Canadian Property Affordability Near 90s Bubble Peak, and Likely To Blow Past It: RBC

Canada’s lack of housing affordability is coming for that record top spot. RBC senior economist Robert Hogue published his quarterly affordability assessment for Q4 2020. Home prices have increased almost enough to erase the drop in mortgage rates. The bank sees the current momentum pushing prices higher in the near term. If payments rise even a little, affordability hits the worst level since the 90s bubble.

Mortgage Payments Now Require Almost As Much Income As The Early 90s

Canadian housing is seeing affordability deteriorate to levels not seen outside of bubbles. Home prices in Q4 2020 require a median household to use 50.3% of their income to carry the mortgage. It’s within spitting distance, just 0.6 points lower, from the previous high in 2018. The previous high was the worst level of affordability since the bubble peak in the 1990s. Only one big difference this time — mortgage rates are near record lows.

Canadian Real Estate Affordability

The percent of disposable income a median household needs to carry the mortgage payments on a typical home across Canada.
Source: RBC Economics; Better Dwelling.

Mortgage rates were near record lows during the most recent quarterly analysis. Generally, cheap mortgage rates improve affordability, since they lower servicing costs. However, mortgage rates don’t usually fall when home sales surge to record highs. In this case, the discount from mortgage rates were almost entirely eaten up by higher prices.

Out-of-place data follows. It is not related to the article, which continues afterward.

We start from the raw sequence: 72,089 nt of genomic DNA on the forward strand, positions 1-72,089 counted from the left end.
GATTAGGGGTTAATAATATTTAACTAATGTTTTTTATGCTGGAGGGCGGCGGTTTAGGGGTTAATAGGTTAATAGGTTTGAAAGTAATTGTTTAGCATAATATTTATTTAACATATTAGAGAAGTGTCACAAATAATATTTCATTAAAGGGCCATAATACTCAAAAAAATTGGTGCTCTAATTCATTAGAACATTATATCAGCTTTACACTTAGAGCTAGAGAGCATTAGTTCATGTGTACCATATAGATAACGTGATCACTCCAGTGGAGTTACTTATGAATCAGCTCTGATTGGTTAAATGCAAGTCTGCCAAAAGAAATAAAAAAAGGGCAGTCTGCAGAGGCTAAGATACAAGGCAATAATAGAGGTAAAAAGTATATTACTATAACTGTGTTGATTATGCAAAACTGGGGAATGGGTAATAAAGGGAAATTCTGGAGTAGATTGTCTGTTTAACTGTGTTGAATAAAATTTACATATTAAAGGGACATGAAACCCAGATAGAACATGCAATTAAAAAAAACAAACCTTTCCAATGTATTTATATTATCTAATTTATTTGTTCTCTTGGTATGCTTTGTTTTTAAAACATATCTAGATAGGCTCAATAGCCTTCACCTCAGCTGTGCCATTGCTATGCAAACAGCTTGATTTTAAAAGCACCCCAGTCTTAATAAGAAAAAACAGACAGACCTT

Canadian Housing Affordability To Worsen

Price activity in the first few months of 2021 may have already pushed costs higher than the 2018 high. Hogue observed, “further price escalation  in  the  early  months  of  2021  has  made  their  prospects  even  more challenging.” Adding, “smaller markets are losing some of their affordability advantage, which adds stress to buyers willing to move to a different town to find a home they can afford.”

In non-economist, the gap between affordability in small and big cities is closing. Even if people continue to gravitate to more rural properties — they won’t be getting much of a discount. He says, “this spread the housing fever around, such that these usually calmer markets recorded some of the larger  price increases—narrowing their affordability advantage over big cities” 

Pressures are going to meet with higher servicing costs in the not so distant future. This typically does one of two things — send servicing costs higher, putting a cap on price growth. The other option is home prices and servicing costs rise together, pushing shelter costs to crisis levels. The latter is what RBC sees happening at this point.